Local authorities are still miles behind with road repairs despite filling in 1.7 million potholes last year.
It will take English councils 11 years to clear the road maintenance backlog, while Welsh councils will take 17 years, a report from the Asphalt Industry Alliance (AIA) said.
With the average cost of filling in potholes ranging from £35 in Wales to £55 in England, around £90 million was spent on pothole work last year.
Councils in England and Wales have, in total, an annual road maintenance funding shortfall of nearly £800 million, with the average for each English council being £5.3 million.
The AIA report also showed that damage caused by the harsh winter of 2010/11 cost £600 million, with two-thirds of councils unable to make good this damage. The average cost each authority in England needed to spend repairing winter damage was £4.4 million.
The AIA said the additional Government funding of £200 million to help councils, although welcome, "has proven woefully inadequate".
Overall, the AIA said the estimated "one-off" cost to get roads back into reasonable condition was nearly £10 billion. The report also said the number of complaints received by local authorities from the public about the condition of roads increased by 10% last year.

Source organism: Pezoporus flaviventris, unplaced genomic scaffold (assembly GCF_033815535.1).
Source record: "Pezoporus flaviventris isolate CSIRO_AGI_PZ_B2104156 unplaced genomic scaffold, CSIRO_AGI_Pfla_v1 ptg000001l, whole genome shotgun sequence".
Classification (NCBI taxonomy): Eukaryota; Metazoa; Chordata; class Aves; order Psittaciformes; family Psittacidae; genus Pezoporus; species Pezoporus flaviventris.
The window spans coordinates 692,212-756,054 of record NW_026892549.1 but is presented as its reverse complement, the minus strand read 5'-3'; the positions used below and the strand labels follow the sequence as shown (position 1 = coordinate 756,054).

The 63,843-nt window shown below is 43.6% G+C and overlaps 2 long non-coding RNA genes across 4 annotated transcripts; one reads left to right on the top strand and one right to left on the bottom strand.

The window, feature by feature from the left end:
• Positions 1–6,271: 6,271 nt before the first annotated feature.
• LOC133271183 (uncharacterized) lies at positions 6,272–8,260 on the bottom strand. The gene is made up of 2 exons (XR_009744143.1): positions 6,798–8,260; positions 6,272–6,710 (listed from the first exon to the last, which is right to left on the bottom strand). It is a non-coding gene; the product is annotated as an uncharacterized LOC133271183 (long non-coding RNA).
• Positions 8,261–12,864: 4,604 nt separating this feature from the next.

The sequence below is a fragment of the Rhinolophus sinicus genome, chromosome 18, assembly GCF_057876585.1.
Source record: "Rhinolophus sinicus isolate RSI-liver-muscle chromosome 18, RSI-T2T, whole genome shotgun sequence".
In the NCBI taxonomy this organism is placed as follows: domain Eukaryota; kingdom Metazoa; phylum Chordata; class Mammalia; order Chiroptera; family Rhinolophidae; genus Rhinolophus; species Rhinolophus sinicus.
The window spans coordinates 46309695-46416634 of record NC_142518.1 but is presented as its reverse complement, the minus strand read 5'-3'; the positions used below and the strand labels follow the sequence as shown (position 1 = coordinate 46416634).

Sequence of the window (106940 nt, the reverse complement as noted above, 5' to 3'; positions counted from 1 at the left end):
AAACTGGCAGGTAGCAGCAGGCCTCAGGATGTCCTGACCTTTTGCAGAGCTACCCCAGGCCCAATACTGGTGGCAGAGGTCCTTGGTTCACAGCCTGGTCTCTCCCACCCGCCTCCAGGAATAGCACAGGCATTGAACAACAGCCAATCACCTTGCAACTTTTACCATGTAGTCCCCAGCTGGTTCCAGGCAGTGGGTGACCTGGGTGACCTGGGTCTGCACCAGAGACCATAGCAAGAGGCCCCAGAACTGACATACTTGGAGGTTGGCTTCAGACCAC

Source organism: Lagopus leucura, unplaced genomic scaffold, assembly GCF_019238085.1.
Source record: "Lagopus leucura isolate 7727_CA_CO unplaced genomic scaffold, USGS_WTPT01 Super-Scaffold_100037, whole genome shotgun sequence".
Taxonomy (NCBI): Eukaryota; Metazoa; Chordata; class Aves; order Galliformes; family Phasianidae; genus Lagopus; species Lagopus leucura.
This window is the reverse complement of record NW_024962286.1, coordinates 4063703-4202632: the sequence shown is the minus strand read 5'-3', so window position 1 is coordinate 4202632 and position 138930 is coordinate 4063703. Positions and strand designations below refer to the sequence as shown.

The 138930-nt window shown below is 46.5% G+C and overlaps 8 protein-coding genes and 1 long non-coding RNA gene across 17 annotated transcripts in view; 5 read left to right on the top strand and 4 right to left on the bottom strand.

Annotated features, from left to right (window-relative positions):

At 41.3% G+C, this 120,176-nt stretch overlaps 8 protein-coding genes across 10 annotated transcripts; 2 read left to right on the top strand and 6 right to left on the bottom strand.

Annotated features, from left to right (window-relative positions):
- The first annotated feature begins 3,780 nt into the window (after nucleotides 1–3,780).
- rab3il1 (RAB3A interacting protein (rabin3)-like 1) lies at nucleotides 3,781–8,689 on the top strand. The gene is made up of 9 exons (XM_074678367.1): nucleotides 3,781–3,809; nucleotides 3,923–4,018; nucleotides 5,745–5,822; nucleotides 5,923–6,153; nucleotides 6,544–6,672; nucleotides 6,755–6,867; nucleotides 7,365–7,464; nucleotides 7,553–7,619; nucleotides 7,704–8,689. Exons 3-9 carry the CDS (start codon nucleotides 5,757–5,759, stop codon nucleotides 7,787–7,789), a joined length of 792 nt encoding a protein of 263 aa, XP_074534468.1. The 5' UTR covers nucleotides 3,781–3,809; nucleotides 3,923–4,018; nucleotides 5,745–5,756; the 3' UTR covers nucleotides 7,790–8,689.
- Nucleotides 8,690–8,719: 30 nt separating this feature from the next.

AA president Edmund King said: "AA members are very concerned at this pothole plague. The AIA survey once again shows that potholes blight our roads and are as much about lack of investment in proper road repairs as they are about bad winters and heavy traffic. We need a new approach to stop this vicious circle of decline which causes danger to all road users, particularly those on two wheels, and expensive damage to vehicles."
Peter Box, chairman of the Local Government Association's economy and transport board, said highway teams had been filling potholes "at a rate of one every 18 seconds" and had reduced the average cost of filling a pothole from £64 to £48 over the last two years.
He went on: "Councils are currently stuck in the position of chasing their tails, repeatedly patching up a deteriorating network rather than fixing it properly. What is needed from central government is a serious commitment to funding an upgrade of the entire road network. This will save billions of pounds in the long term and make roads safer for motorists."